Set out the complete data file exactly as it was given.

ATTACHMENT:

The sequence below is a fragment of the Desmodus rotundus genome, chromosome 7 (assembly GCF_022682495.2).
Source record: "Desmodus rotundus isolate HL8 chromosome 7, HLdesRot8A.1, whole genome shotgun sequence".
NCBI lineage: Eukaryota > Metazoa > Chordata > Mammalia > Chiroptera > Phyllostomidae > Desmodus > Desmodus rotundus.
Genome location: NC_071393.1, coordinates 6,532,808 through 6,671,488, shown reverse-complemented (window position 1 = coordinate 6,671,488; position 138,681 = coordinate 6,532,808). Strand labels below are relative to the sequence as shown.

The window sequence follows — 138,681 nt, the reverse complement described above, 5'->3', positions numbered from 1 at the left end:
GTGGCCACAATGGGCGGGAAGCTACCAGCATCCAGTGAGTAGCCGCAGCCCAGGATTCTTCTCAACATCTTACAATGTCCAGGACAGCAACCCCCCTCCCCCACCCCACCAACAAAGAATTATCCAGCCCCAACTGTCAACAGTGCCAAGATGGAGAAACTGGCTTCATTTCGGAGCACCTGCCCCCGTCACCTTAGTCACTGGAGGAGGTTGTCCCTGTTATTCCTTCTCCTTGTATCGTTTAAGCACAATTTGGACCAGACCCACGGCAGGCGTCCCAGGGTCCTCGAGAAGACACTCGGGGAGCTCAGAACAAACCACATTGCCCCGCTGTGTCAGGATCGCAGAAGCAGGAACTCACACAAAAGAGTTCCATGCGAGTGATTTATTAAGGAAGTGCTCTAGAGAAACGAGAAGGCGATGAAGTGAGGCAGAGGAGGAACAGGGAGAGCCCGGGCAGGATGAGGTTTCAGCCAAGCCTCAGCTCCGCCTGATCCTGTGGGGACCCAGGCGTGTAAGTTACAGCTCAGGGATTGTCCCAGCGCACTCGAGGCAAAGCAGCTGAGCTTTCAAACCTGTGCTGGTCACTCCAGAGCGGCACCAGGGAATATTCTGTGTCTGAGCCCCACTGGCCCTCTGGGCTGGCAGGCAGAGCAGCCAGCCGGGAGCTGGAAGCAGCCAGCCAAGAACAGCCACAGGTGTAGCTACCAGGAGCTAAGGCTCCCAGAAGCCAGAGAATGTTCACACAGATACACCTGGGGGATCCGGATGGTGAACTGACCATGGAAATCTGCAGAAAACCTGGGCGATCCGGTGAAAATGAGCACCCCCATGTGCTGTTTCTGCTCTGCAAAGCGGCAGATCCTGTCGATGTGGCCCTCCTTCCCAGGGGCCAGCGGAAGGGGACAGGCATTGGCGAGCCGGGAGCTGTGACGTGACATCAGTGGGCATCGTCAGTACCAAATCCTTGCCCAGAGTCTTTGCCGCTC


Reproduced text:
The sequence below is a fragment of the Desmodus rotundus genome, chromosome 7 (assembly GCF_022682495.2).
Source record: "Desmodus rotundus isolate HL8 chromosome 7, HLdesRot8A.1, whole genome shotgun sequence".
NCBI lineage: Eukaryota > Metazoa > Chordata > Mammalia > Chiroptera > Phyllostomidae > Desmodus > Desmodus rotundus.
Genome location: NC_071393.1, coordinates 6,532,808 through 6,671,488, shown reverse-complemented (window position 1 = coordinate 6,671,488; position 138,681 = coordinate 6,532,808). Strand labels below are relative to the sequence as shown.

The window sequence follows — 138,681 nt, the reverse complement described above, 5'->3', positions numbered from 1 at the left end:
GTGGCCACAATGGGCGGGAAGCTACCAGCATCCAGTGAGTAGCCGCAGCCCAGGATTCTTCTCAACATCTTACAATGTCCAGGACAGCAACCCCCCTCCCCCACCCCACCAACAAAGAATTATCCAGCCCCAACTGTCAACAGTGCCAAGATGGAGAAACTGGCTTCATTTCGGAGCACCTGCCCCCGTCACCTTAGTCACTGGAGGAGGTTGTCCCTGTTATTCCTTCTCCTTGTATCGTTTAAGCACAATTTGGACCAGACCCACGGCAGGCGTCCCAGGGTCCTCGAGAAGACACTCGGGGAGCTCAGAACAAACCACATTGCCCCGCTGTGTCAGGATCGCAGAAGCAGGAACTCACACAAAAGAGTTCCATGCGAGTGATTTATTAAGGAAGTGCTCTAGAGAAACGAGAAGGCGATGAAGTGAGGCAGAGGAGGAACAGGGAGAGCCCGGGCAGGATGAGGTTTCAGCCAAGCCTCAGCTCCGCCTGATCCTGTGGGGACCCAGGCGTGTAAGTTACAGCTCAGGGATTGTCCCAGCGCACTCGAGGCAAAGCAGCTGAGCTTTCAAACCTGTGCTGGTCACTCCAGAGCGGCACCAGGGAATATTCTGTGTCTGAGCCCCACTGGCCCTCTGGGCTGGCAGGCAGAGCAGCCAGCCGGGAGCTGGAAGCAGCCAGCCAAGAACAGCCACAGGTGTAGCTACCAGGAGCTAAGGCTCCCAGAAGCCAGAGAATGTTCACACAGATACACCTGGGGGATCCGGATGGTGAACTGACCATGGAAATCTGCAGAAAACCTGGGCGATCCGGTGAAAATGAGCACCCCCATGTGCTGTTTCTGCTCTGCAAAGCGGCAGATCCTGTCGATGTGGCCCTCCTTCCCAGGGGCCAGCGGAAGGGGACAGGCATTGGCGAGCCGGGAGCTGTGACGTGACATCAGTGGGCATCGTCAGTACCAAATCCTTGCCCAGAGTCTTTGCCGCTC